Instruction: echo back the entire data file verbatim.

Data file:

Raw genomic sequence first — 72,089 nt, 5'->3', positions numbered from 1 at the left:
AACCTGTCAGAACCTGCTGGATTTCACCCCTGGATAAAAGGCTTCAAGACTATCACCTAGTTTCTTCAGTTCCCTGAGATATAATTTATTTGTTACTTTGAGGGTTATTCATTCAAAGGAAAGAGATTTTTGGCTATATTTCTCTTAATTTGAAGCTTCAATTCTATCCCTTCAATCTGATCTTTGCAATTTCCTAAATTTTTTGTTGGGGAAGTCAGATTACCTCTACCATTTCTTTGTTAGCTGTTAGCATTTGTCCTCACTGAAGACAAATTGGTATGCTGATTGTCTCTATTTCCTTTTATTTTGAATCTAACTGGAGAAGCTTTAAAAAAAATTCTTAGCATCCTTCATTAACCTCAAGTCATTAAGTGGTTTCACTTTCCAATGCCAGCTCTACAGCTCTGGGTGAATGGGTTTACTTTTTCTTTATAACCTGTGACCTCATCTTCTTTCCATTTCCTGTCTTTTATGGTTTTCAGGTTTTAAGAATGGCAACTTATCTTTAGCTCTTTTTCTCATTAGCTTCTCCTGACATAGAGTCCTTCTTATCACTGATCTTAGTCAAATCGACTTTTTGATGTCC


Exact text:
Raw genomic sequence first — 72,089 nt, 5'->3', positions numbered from 1 at the left:
AACCTGTCAGAACCTGCTGGATTTCACCCCTGGATAAAAGGCTTCAAGACTATCACCTAGTTTCTTCAGTTCCCTGAGATATAATTTATTTGTTACTTTGAGGGTTATTCATTCAAAGGAAAGAGATTTTTGGCTATATTTCTCTTAATTTGAAGCTTCAATTCTATCCCTTCAATCTGATCTTTGCAATTTCCTAAATTTTTTGTTGGGGAAGTCAGATTACCTCTACCATTTCTTTGTTAGCTGTTAGCATTTGTCCTCACTGAAGACAAATTGGTATGCTGATTGTCTCTATTTCCTTTTATTTTGAATCTAACTGGAGAAGCTTTAAAAAAAATTCTTAGCATCCTTCATTAACCTCAAGTCATTAAGTGGTTTCACTTTCCAATGCCAGCTCTACAGCTCTGGGTGAATGGGTTTACTTTTTCTTTATAACCTGTGACCTCATCTTCTTTCCATTTCCTGTCTTTTATGGTTTTCAGGTTTTAAGAATGGCAACTTATCTTTAGCTCTTTTTCTCATTAGCTTCTCCTGACATAGAGTCCTTCTTATCACTGATCTTAGTCAAATCGACTTTTTGATGTCC